Amazon raises Prime membership to $99 a year


Want it in two days? It'll cost you a little more per year. (AP Photo/Paul Sakuma)

A little bad news for frequent Amazon shoppers: the mega e-retailer has raised the price of its Prime membership by $20, to $99 a year.

The company had hinted last year that shipping costs would force it to raise the annual price of its premium membership, which offers to waive the fees for two-day shipping on select items and grants users access to a library of instant, streaming video. (Disclosure: Amazon chief executive Jeffrey P. Bezos is the owner of The Washington Post.)

Prime customers got word of the price increase in an e-mail Thursday, explaining that the program has grown rapidly since it was introduced in 2005, and simply could not operate with a membership fee of $79 a year. The higher fee will be charged when users renew their memberships. New customers who sign up in the next seven days can lock in the annual $79 rate.

Comparing Prime directly to other streaming video services, the price increase would make Prime more expensive than similar streaming products, such as Netflix and Hulu, which cost about $96 a year. But it's not quite an apples-to-apple comparison, given the shipping discounts.

It's rare for Amazon, which has been content to be a loss-leader, to raise the cost of a product. But the firm said that the logistical costs of Prime have forced its hand.

"Even as fuel and transportation costs have increased, the price of Prime has remained the same for nine years," the e-mail message from the Prime team said.  "Since 2005, the number of items eligible for unlimited free Two-Day Shipping has grown from one million to over 20 million. We also added unlimited access to over 40,000 movies and TV episodes with Prime Instant Video and a selection of over 500,000 books to borrow from the Kindle Owners' Lending Library."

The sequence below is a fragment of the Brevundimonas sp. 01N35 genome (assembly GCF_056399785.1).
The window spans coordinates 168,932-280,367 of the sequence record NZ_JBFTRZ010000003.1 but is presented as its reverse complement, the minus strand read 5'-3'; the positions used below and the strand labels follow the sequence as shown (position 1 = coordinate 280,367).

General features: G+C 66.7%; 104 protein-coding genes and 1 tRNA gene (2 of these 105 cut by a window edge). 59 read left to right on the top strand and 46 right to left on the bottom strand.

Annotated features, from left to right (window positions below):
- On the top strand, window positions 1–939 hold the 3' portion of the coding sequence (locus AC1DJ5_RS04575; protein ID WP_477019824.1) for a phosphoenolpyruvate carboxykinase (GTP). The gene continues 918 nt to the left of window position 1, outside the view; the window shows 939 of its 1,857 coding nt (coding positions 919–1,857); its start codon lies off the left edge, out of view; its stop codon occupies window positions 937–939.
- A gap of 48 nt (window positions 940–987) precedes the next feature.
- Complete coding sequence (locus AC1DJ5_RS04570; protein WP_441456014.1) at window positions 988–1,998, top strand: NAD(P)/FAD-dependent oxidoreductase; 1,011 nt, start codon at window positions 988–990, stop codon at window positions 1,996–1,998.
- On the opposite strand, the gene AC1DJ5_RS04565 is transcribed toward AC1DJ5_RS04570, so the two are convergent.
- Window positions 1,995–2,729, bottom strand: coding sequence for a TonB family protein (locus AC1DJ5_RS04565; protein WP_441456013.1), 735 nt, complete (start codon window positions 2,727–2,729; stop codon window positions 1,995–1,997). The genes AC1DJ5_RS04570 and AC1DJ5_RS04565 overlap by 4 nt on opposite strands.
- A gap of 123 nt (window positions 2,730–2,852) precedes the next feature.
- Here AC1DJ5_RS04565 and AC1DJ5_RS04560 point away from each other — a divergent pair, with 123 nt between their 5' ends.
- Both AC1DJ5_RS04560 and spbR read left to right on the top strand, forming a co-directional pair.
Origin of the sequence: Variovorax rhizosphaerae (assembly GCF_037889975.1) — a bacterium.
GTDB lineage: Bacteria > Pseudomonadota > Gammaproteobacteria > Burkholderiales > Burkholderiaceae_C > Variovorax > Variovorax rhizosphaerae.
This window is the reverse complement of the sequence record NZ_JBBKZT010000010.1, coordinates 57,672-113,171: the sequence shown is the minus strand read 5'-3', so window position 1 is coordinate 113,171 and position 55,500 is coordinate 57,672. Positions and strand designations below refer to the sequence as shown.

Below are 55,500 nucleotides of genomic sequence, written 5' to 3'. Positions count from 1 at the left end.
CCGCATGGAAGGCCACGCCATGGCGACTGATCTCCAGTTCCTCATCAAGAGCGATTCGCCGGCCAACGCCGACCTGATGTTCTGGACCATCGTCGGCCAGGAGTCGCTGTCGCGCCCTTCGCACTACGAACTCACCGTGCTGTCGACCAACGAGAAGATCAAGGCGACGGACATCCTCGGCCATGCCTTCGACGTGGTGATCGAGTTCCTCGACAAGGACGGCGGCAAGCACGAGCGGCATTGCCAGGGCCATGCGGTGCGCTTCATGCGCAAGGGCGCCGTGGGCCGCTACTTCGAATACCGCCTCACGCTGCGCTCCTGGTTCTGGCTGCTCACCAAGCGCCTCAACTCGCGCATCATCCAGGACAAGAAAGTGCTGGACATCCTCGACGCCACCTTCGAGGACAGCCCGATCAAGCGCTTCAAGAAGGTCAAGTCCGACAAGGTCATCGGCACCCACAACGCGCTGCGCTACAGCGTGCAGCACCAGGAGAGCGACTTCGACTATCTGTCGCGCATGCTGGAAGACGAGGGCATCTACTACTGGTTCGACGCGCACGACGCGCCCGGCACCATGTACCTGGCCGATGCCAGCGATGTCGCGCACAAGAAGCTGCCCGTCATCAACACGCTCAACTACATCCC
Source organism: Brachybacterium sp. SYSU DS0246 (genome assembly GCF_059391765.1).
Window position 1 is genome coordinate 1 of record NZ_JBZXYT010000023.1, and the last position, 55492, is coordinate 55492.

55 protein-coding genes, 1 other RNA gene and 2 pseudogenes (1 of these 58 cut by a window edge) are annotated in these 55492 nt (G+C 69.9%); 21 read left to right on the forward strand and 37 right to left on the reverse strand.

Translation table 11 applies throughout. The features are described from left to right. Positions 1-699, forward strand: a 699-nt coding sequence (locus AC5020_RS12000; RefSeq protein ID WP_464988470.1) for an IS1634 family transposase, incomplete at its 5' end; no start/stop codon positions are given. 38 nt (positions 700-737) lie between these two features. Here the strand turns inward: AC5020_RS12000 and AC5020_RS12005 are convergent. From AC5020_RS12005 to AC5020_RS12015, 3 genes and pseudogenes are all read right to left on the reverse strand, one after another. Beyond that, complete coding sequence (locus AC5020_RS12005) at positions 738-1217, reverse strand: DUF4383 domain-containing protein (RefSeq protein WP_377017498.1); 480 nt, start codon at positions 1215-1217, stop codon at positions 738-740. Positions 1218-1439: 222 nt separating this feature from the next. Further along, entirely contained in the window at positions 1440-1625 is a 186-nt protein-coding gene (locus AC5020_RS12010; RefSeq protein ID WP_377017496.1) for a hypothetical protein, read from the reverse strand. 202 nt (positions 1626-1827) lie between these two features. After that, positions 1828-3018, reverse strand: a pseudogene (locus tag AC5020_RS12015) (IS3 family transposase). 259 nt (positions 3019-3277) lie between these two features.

Amazon confirmed last year that Prime has at least 20 million members, so a $20 price increase gives the company about $400 million more to put toward infrastructure and content costs. Both are critical as the company continues to build out its range of in-house products, such as the Kindle line of e-readers and tablets, and ramps up its investment in original content to compete with streaming services such as Netflix. There are also rumors that Amazon is looking into a low-cost game console and a streaming set-top box.

And, of course, someone has to pay for that army of drones.

Hayley Tsukayama covers consumer technology for The Washington Post.
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